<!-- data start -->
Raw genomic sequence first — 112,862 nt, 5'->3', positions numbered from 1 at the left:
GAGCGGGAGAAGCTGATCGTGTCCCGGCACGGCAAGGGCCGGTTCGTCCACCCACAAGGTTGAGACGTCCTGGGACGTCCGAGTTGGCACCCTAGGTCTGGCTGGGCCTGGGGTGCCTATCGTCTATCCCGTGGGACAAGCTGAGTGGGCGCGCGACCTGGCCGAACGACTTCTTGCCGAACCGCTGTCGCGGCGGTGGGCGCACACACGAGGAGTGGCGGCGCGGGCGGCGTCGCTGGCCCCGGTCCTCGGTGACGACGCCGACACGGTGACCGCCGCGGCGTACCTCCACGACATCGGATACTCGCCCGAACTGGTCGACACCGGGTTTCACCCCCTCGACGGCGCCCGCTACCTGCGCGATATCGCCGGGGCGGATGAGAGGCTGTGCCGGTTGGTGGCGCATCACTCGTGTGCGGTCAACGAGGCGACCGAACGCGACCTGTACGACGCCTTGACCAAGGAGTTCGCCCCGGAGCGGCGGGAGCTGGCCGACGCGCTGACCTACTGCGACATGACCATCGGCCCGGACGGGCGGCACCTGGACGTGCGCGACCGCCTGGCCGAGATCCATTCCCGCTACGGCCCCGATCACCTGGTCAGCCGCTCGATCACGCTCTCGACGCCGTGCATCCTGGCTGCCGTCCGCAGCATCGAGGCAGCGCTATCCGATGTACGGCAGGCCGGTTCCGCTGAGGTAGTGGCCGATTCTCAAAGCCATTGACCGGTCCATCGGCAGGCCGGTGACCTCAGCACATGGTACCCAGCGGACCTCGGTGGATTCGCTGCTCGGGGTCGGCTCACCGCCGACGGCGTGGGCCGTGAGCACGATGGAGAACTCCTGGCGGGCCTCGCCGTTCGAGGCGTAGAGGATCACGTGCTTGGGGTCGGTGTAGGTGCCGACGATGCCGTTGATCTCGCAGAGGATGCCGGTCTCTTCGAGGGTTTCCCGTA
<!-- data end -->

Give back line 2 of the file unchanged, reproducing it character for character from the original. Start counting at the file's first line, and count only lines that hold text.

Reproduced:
GAGCGGGAGAAGCTGATCGTGTCCCGGCACGGCAAGGGCCGGTTCGTCCACCCACAAGGTTGAGACGTCCTGGGACGTCCGAGTTGGCACCCTAGGTCTGGCTGGGCCTGGGGTGCCTATCGTCTATCCCGTGGGACAAGCTGAGTGGGCGCGCGACCTGGCCGAACGACTTCTTGCCGAACCGCTGTCGCGGCGGTGGGCGCACACACGAGGAGTGGCGGCGCGGGCGGCGTCGCTGGCCCCGGTCCTCGGTGACGACGCCGACACGGTGACCGCCGCGGCGTACCTCCACGACATCGGATACTCGCCCGAACTGGTCGACACCGGGTTTCACCCCCTCGACGGCGCCCGCTACCTGCGCGATATCGCCGGGGCGGATGAGAGGCTGTGCCGGTTGGTGGCGCATCACTCGTGTGCGGTCAACGAGGCGACCGAACGCGACCTGTACGACGCCTTGACCAAGGAGTTCGCCCCGGAGCGGCGGGAGCTGGCCGACGCGCTGACCTACTGCGACATGACCATCGGCCCGGACGGGCGGCACCTGGACGTGCGCGACCGCCTGGCCGAGATCCATTCCCGCTACGGCCCCGATCACCTGGTCAGCCGCTCGATCACGCTCTCGACGCCGTGCATCCTGGCTGCCGTCCGCAGCATCGAGGCAGCGCTATCCGATGTACGGCAGGCCGGTTCCGCTGAGGTAGTGGCCGATTCTCAAAGCCATTGACCGGTCCATCGGCAGGCCGGTGACCTCAGCACATGGTACCCAGCGGACCTCGGTGGATTCGCTGCTCGGGGTCGGCTCACCGCCGACGGCGTGGGCCGTGAGCACGATGGAGAACTCCTGGCGGGCCTCGCCGTTCGAGGCGTAGAGGATCACGTGCTTGGGGTCGGTGTAGGTGCCGACGATGCCGTTGATCTCGCAGAGGATGCCGGTCTCTTCGAGGGTTTCCCGTA